Art Sloane: A resource for veterans, day and night (audio)

Samara Freemark
Public Insight Network

Art Sloane writes the Veterans Voice columnist in The Arizona Republic. (Photo by Michel Duarte for the PIN)

Art Sloane writes the Veterans Voice columnist in The Arizona Republic. (Photo by Michel Duarte for the PIN)

It took Art Sloane 70 years to find his calling — but once he did, he never looked back.

Seven years ago, looking for something to keep himself busy during retirement, Sloane started writing a column for The Arizona Republic newspaper. It was called Veterans Voice, and it was pretty simple: mostly listings of upcoming events, resources and fundraisers for veterans and their families.

From the beginning, Sloane decided to list his email address and home phone number at the bottom of each column. “I figured, if I was going to be writing about veterans, they should have some way to reach me,” he says.

Almost immediately after Sloane’s first column went to press, his phone started ringing. It hasn’t stopped since. Veterans and their families call him, seeking help with issues large and small. How long will they have to wait to receive disability benefits? Who’s a good contact at the Department of Veterans Affairs? Where can a widow donate her husband’s old World War II uniform? Has he heard about the national submarine museum? Where can a homeless female veteran go for help?

Today Sloane gets dozens of calls each week. He keeps a giant, alphabetized three-ring binder full of resources next to his phone. He calls it his ‘bible,’ and he’s constantly snapping it open to insert more loose-leaf pages scrawled with names and phone numbers.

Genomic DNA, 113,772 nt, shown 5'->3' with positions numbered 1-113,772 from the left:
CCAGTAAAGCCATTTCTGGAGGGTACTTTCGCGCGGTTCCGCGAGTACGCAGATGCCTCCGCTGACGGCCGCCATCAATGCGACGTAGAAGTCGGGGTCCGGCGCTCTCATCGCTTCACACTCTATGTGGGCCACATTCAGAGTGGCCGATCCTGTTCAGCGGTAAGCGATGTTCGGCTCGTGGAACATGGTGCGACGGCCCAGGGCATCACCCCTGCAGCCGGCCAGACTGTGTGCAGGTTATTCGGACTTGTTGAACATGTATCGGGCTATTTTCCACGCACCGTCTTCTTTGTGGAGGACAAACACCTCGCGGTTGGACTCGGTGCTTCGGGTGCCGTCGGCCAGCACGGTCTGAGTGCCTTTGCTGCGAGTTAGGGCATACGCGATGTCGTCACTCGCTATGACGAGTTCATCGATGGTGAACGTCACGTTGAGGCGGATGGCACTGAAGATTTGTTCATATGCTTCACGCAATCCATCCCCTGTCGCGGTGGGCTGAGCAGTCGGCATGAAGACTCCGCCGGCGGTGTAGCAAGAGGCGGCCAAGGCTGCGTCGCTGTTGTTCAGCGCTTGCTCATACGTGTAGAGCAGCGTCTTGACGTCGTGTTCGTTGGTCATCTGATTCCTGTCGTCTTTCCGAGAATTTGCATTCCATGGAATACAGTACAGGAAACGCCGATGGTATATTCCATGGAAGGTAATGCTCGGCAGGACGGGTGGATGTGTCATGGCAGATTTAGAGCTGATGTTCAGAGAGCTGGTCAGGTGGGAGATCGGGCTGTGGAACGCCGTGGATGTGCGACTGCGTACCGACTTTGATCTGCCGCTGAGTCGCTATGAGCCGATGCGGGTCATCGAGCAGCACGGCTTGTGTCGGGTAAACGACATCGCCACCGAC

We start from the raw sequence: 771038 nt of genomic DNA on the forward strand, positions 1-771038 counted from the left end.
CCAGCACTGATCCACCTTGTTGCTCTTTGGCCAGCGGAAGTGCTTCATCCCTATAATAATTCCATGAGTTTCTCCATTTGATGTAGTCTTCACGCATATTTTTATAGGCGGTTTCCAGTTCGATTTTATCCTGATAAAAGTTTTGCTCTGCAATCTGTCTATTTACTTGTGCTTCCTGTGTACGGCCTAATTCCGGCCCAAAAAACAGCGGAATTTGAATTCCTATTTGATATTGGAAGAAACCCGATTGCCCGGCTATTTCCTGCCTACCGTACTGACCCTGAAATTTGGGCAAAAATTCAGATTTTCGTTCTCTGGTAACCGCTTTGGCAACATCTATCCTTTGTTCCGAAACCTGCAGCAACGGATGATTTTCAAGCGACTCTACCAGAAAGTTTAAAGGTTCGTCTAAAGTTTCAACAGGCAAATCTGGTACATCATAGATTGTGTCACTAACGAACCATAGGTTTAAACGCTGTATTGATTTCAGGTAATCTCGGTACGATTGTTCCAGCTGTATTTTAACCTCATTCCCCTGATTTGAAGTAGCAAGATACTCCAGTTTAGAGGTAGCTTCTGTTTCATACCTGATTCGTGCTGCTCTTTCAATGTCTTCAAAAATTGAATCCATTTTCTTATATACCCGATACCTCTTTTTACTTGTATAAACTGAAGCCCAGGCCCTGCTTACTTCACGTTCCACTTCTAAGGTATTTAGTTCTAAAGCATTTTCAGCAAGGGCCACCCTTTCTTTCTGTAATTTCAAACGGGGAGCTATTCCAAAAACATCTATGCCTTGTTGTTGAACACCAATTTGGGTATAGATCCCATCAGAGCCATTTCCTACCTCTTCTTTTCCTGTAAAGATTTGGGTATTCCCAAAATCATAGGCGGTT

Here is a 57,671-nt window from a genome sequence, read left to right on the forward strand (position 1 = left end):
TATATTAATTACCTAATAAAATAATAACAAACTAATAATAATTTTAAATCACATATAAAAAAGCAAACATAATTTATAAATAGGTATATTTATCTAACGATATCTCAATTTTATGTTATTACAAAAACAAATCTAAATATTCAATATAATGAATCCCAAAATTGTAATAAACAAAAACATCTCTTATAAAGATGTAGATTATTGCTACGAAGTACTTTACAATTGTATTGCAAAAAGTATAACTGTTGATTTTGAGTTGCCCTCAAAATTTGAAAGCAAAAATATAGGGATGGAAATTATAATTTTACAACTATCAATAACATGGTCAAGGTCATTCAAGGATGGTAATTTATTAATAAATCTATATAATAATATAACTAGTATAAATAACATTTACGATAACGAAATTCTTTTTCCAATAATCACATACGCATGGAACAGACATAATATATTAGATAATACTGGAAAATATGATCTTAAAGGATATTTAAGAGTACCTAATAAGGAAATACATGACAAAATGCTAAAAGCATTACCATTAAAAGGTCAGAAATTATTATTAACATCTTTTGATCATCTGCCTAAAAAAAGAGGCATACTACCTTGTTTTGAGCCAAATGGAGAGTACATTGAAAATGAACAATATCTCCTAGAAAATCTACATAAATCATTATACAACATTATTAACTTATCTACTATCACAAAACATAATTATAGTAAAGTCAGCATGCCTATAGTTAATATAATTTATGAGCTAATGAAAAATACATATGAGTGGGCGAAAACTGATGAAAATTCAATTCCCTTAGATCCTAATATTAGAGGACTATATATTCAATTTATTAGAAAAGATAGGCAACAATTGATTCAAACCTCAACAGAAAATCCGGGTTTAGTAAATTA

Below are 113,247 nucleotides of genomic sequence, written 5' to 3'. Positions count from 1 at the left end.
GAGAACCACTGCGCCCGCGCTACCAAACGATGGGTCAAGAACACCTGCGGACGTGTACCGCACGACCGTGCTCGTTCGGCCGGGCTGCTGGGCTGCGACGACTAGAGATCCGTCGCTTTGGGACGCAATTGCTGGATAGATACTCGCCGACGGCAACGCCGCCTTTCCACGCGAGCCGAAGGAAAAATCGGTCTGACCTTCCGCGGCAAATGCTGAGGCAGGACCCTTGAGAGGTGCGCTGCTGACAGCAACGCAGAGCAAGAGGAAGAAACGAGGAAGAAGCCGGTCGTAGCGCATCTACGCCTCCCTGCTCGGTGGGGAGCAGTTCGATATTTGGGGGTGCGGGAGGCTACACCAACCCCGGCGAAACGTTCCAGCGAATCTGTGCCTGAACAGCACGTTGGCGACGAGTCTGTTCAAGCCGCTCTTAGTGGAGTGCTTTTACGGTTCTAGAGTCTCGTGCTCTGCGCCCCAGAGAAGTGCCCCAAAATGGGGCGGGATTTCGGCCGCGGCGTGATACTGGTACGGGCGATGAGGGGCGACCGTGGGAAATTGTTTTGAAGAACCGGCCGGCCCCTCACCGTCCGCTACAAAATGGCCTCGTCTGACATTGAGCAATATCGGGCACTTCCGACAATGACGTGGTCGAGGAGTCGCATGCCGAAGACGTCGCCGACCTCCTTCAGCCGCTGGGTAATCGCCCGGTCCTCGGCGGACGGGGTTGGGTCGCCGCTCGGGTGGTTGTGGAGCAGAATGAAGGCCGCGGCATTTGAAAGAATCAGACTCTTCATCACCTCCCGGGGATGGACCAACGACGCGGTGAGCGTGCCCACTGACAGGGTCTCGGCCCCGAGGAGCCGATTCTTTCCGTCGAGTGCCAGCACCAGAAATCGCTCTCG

Sloane is active in a local effort to help homeless veterans, called “Arizona Stand Down,” and he’s still writing his weekly column.


Samara Freemark Reporter
Public Insight Network

Reporter/producer Samara Freemark joined the Public Insight Network after four years at Radio Diaries in New York City, where she spent her time helping ordinary people tell their extraordinary stories for NPR. In the process, she developed an unshakeable belief in the beauty and power of personal narrative.

Before Radio Diaries Samara worked as an environmental reporter, a posting that took her to sinking islands, Superfund sites, and literal snakepits – Burmese pythons, to be exact. She also churned out copy and tape in the newsroom of WUOM Ann Arbor. Before settling on a career in radio she tried out policy research, community organizing, and urban planning before deciding she preferred soundwaves to spreadsheets.